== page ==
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Outreach Success

ICTP postdoc Kate Shaw's physics roadshow awarded prize

ICTP postdoc Kate Shaw (center) works with Vietnamese undergraduate physics students during a Physics without Frontiers class in 2014
ICTP postdoc Kate Shaw (center) works with Vietnamese undergraduate physics students during a Physics without Frontiers class in 2014

28/04/2015 - Trieste, Italy

Kate Shaw, a postdoctoral fellow in ICTP's  High Energy, Cosmology and Astroparticle Physics section, has been awarded the European Physical Society's (EPS) 2015 Outreach Prize of the Society's High Energy and Particle Physics Division.

"I am very grateful to be awarded this prize, and feel very lucky to work in an environment that not only supports this work, but encourages it!" says Shaw, who co-founded "Physics without Frontiers" in 2012, a unique educational science roadshow sponsored by ICTP and CERN that brings physics to the far reaches of the developing world to inspire and engage young physics students.  

Shaw, a particle physicist, is part of the ICTP-University of Udine group working on CERN's ATLAS experiment at the Large Hadron Collider (LHC), which played an important role in the discovery of the Higgs boson. Indeed, her work at CERN features prominently in her interactions with young, developing world scientists through Physics without Frontiers, encouraging them to pursue a career in physics research. So far, more than 700 students across three continents have benefited from the programme, which targets countries that have strong physics departments but little or no experimental research, especially in high energy physics.

"These countries and universities often have high potential not being utilized,"  Shaw explains, adding, "Strong students, of course, come from every corner of the globe, and science--as well as the countries themselves--cannot afford to loose these brains."

Physics without Frontiers offers one-day, intensive master classes to physics undergraduates. Students analyse real data from the ATLAS experiment, and often do a live virtual visit with the ATLAS control room at CERN during which they can ask scientists at the other end any questions they like. In addition, Shaw enlists PhD and post docs from the host countries to serve as role models and mentors, particularly during sessions dedicated to careers and opportunities.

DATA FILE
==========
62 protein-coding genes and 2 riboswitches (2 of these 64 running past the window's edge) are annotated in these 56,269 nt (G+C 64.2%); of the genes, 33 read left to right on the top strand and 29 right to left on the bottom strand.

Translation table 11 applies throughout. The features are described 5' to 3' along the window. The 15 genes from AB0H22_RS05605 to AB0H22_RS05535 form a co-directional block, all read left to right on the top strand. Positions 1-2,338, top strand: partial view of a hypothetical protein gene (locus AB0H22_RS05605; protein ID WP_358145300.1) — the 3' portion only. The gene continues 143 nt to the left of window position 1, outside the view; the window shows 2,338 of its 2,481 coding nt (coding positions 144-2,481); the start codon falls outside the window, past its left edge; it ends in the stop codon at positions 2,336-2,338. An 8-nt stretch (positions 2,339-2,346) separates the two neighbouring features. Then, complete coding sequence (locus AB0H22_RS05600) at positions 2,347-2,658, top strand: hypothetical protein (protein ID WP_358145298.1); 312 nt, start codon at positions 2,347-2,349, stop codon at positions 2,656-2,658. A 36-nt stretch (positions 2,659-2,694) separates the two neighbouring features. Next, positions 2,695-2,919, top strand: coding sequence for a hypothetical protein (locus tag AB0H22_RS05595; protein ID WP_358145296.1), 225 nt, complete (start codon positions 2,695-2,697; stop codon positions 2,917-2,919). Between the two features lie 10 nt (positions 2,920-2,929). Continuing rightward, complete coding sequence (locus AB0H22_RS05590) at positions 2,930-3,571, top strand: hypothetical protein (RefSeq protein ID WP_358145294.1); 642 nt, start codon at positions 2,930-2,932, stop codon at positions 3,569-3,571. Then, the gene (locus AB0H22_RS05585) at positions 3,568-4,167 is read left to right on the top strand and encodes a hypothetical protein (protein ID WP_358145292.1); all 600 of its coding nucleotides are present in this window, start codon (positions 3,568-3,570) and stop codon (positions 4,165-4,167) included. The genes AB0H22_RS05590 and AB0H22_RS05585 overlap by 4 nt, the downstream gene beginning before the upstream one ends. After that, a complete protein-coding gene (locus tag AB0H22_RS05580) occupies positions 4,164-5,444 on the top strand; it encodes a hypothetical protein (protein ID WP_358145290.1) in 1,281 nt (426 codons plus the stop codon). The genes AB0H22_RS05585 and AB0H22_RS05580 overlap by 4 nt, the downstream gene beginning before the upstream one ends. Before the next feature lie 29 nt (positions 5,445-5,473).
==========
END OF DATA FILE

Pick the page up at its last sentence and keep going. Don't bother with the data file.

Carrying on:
"By going to every university with a strong physics department, we ensure to reach every physics student. The hope is with more students going into the field and becoming experts, particle physics research can grow in their home countries," says Shaw.

Outreach extends beyond the universities to target national policy makers, who need to be convinced that an investment in fundamental research at universities is important. Shaw explains, "Many of the countries I have worked in are discussing the prospect of making agreements to work more closely with CERN; thus the Physics without Frontiers training of bright young scientists may support this aim."

In addition to her Physics without Frontiers work, Shaw promotes physics throughout the developing world as an ICTP Ambassador; her latest activity in that regard involved organizing a trip for Palestinian physics students to the Synchrotron-Light for Experimental Science and Applications in the Middle East (SESAME) in Jordan.

A true science diplomat, Shaw expressed her gratitude for the support she has received from ICTP, the Udine-ICTP ATLAS research group and Italy's National Institute for Nuclear Physics (INFN), which supports the CERN collaboration. "Many thanks go to ICTP, who do a huge amount of work supporting scientists in developing countries, and also to INFN and my Udine-ICTP ATLAS research group, for strongly supporting me and my outreach activities."

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